Just a couple of doors down from La Casita in Granary Wharf is LIVIN’Italy, home to (in my opinion) the best pizza in Leeds. I had lunch here with a couple of friends, and never would have known that there was an ongoing global pandemic.
There was space between the tables and staff were wearing masks, but there weren’t disposable menus (I think they are all wipe-down though) or arrow stickers on the floor. Social distancing is quite difficult here because of the narrow staircase, but I still felt safe and relaxed, and devoured my pizza.
(LIVIN’Italy – credit Robert Norbury)
Blue Sakura are a little different in that they have a temperature scanner at the door, and you won’t be allowed in if you have a high temperature. All you do is tap your wrist against the scanner and it takes just a second, so it’s nothing intimidating.
As Blue Sakura is a spacious restaurant anyway, it could pretty much operate as normal. Other than the temperature scanner and staff wearing masks, it didn’t feel any different to visiting pre-lockdown.
I’ll add in here that Blue Sakura is my favourite restaurant in Leeds, so I was extra glad that the ‘new normal’ here was a positive experience. If you like sushi and haven’t been, make sure that changes as soon as possible!
Power Corruption & Lies
I hadn’t been to Power Corruption & Lies, a pan-Asian small plate restaurant on Call Lane, until this week, so it’s hard to compare now to then. When you enter there is a sheet of rules, including things like paying by card only and not entering if you have symptoms. There is also signage in the toilets to make sure that you social distance and don’t loiter in front of the mirrors.
Other than that, and a couple of tables roped off to ensure suitable distance, it felt completely normal. Staff weren’t wearing masks, but personally this didn’t worry me. The food was excellent and much more filling than I imagined it would be, considering its quite the trendy venue!
Matt Healy X The Foundry
I visited Matt Healy X The Foundry on the first weekend of re-opening, and the staff were rushed off their feet! However, they still went out of their way to make sure that everyone was well looked after.
There were probably half the number of tables that there were prior to lockdown, but the restaurant still felt busy enough to have an atmosphere. Again staff weren’t wearing masks, but they made an effort to step away from tables as soon as food had been served. There was also hand sanitiser on every table!
You’ll find one of the best Sunday roasts in Leeds at this restaurant, at a very reasonable price for the quality too.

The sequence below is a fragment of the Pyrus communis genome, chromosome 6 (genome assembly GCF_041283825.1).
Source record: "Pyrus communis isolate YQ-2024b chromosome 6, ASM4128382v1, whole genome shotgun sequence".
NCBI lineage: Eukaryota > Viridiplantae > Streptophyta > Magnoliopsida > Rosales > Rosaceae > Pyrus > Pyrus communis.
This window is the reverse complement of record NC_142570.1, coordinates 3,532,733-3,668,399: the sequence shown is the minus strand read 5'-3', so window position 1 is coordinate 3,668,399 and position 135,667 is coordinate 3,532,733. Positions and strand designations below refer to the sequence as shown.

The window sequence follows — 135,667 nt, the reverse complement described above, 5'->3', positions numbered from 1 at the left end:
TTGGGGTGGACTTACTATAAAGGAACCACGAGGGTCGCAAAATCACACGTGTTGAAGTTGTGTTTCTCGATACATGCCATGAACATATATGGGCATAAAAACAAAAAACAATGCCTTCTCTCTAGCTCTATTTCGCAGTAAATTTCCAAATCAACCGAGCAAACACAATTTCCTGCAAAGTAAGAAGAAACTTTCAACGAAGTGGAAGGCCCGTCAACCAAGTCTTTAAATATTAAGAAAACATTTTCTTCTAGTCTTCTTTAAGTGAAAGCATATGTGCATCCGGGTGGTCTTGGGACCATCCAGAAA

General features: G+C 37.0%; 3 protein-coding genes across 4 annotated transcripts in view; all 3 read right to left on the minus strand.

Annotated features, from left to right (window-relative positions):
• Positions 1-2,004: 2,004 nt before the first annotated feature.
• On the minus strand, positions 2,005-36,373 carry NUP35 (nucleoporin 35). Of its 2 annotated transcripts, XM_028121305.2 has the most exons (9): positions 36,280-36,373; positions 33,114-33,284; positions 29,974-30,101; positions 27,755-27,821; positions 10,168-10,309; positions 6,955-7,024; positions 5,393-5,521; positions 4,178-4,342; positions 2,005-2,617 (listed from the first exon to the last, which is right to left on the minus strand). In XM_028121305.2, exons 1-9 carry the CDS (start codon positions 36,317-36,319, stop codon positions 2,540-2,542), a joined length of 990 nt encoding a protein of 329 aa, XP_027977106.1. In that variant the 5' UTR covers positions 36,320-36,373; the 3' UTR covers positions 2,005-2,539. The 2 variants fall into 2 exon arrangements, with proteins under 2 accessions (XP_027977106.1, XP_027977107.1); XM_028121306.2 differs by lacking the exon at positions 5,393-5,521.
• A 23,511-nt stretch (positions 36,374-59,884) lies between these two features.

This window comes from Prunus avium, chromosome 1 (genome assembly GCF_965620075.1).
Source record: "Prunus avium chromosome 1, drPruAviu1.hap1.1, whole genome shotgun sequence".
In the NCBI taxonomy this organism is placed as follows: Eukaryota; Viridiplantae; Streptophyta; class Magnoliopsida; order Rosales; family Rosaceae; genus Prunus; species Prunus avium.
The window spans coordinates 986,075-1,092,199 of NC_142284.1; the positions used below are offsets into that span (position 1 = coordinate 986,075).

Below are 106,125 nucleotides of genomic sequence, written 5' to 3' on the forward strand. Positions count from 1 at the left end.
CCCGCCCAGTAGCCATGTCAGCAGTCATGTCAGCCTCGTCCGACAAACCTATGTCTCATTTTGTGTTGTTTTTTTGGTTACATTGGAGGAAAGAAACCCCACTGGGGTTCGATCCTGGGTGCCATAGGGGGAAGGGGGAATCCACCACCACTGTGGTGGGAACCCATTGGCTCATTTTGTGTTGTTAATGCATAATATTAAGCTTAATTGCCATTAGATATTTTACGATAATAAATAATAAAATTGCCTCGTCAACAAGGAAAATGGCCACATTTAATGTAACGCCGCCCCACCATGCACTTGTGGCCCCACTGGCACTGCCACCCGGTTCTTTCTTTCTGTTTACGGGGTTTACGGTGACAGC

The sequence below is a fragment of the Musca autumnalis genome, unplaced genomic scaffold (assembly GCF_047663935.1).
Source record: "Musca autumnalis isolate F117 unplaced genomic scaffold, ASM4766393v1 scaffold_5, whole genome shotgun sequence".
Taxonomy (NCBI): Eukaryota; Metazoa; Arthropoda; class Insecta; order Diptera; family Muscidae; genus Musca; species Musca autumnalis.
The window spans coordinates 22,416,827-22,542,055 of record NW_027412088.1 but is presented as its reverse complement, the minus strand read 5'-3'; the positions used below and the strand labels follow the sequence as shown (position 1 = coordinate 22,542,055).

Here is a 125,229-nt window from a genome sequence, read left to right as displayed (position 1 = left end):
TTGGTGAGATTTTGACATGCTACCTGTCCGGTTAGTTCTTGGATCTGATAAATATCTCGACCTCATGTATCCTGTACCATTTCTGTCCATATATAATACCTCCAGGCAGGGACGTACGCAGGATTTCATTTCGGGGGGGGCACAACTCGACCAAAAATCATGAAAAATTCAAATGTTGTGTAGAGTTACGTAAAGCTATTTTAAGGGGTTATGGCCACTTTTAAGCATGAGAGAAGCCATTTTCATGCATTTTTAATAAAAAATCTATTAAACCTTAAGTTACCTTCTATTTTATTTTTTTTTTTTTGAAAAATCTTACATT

(Matt Healy x The Foundry – credit Will Stanley)
Wapentake took a little more time to reopen than other venues due to their layout, making it more difficult to ensure social distancing. But they’ve moved their tables around and opened up their lovely courtyard to make sure there is space for everyone.
Wapentake are all about creating a little piece of Yorkshire and celebrating local life. In fitting with this, they have signs placed around the venue requesting that you use hand sanitiser and keep a distance, all written in Yorkshire dialect. I absolutely loved this, as it put a light-hearted spin on the situation without taking away from the seriousness of the guidelines.
The staff were as friendly and caring as always, and the food was as hearty and delicious as it should be.
The White Swan
The White Swan are one of the few places that still are bringing drinks over on a tray and asking you to pick them up off the tray yourself. In the first couple of weeks this seemed to be a requirement everywhere, but over time it appears to have been forgotten. There were also one-way stickers on the floor and the tables were nicely spaced out.
Staff didn’t wear masks, but they did keep their distance as much as possible. It felt great to be back in a pub and enjoy pub grub, perfect pints and friendly service.
(The White Swan – credit Nell, Leeds Food Tours)
I hope this has given you some reassurance if you’re wanting to start dining out in Leeds again. As strange as it is seeing waiters wearing masks, you soon get used to it and I promise you’ll feel at ease once you get settled at your table.
Nell owns and runs Leeds Food Tours. Leeds Food Tours champions independent eateries and local suppliers and aims to show you a good time by feeding you a tonne of tasty food whilst sharing a knowledge of Leeds’ culinary scene, along with some of the history of food & drink in Leeds, Yorkshire and beyond.